Franck Roger: Paris Goes West
- Words: Peter Nicholson
Paris really was burning in November...with the real fires of rioting immigrants. But no matter how hot things actually get, Parisian producer and DJ Franck Roger keeps it cool with his own take on deep house. "I grew up with all kinds of music, and I realized that house music is the perfect mix between soul music, disco and Latin jazz," recounted Roger via email the same week that France was filled with unrest. If only everyone would keep their mind as open as Roger's, who even cites Cuban percussionist Mongo Santamaria as one of his influences.
Roger got his start with releases for Parisian deep house label Straight Up Records, teaming up with DJ Roy and frequent collaborator M'Selem on keyboards in 2001 for "Delight." More Straight Up singles followed, as well as efforts for other French labels like Bettino's Record Shop and Versatile, but it wasn't long before he began being noticed outside France, recording for Germany's Needs, Kenlou in the US and Crash in Canada.
California is Roger's latest destination, with a mix album of his own productions titled We Walk To Dance on Jamie Thinnes' Seasons imprint out now. The mix is similar to the In My Mind LP he recorded for Straight Up at the beginning of last year, but with a more refined mood that slowly evolves. Roger's palette is full of timeless house cuts like "N.J. Track," whose title and pumping organ pay homage to the roots of garage without sounding retro.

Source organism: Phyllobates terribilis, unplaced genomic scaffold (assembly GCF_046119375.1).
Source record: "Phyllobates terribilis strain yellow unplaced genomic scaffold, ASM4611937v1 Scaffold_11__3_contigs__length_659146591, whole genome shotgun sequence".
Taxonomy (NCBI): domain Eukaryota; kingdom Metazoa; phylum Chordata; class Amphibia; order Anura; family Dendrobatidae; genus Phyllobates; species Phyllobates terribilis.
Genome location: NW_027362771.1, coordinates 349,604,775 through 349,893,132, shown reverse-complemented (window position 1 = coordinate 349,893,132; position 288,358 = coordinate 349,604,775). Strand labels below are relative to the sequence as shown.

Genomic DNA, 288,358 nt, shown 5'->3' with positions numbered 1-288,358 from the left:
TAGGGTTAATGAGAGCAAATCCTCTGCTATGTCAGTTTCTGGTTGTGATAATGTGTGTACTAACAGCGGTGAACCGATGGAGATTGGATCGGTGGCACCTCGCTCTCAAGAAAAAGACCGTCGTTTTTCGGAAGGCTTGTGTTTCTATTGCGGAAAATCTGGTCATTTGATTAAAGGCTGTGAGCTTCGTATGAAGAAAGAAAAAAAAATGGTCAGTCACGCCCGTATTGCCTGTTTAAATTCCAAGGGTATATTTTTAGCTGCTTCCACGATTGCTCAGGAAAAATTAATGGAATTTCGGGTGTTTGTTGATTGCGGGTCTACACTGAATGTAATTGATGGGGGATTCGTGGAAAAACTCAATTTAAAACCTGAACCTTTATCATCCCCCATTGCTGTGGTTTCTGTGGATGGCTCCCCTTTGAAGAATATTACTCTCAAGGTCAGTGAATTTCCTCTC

Though he claims varied influences and inspirations, Roger's sound is classic house on the garage side, with simple but elegant production, impeccable drum programming and plenty of 4 a.m. keys, often topped by soulful singing.
The key to those vocal excursions is Chris Wonder, who has sang on Roger's biggest records, including "If I" (Sunnyside) and "No More Believe" (Kenlou) as well as his new single for Seasons, "Me Myself & I." "[Chris and I] met about four years ago and talked about our musical influences. He's from the French R&B scene and has many different black music influences, and we continue to exchange our ideas in the studio," Roger exclaimed with typically Gallic enthusiasm. With an exceptionally uplifting feel and classic flair, Roger's penchant for deep grooves and lasting collaborations offers hope that, even in troubled times, cooler vibes will prevail.
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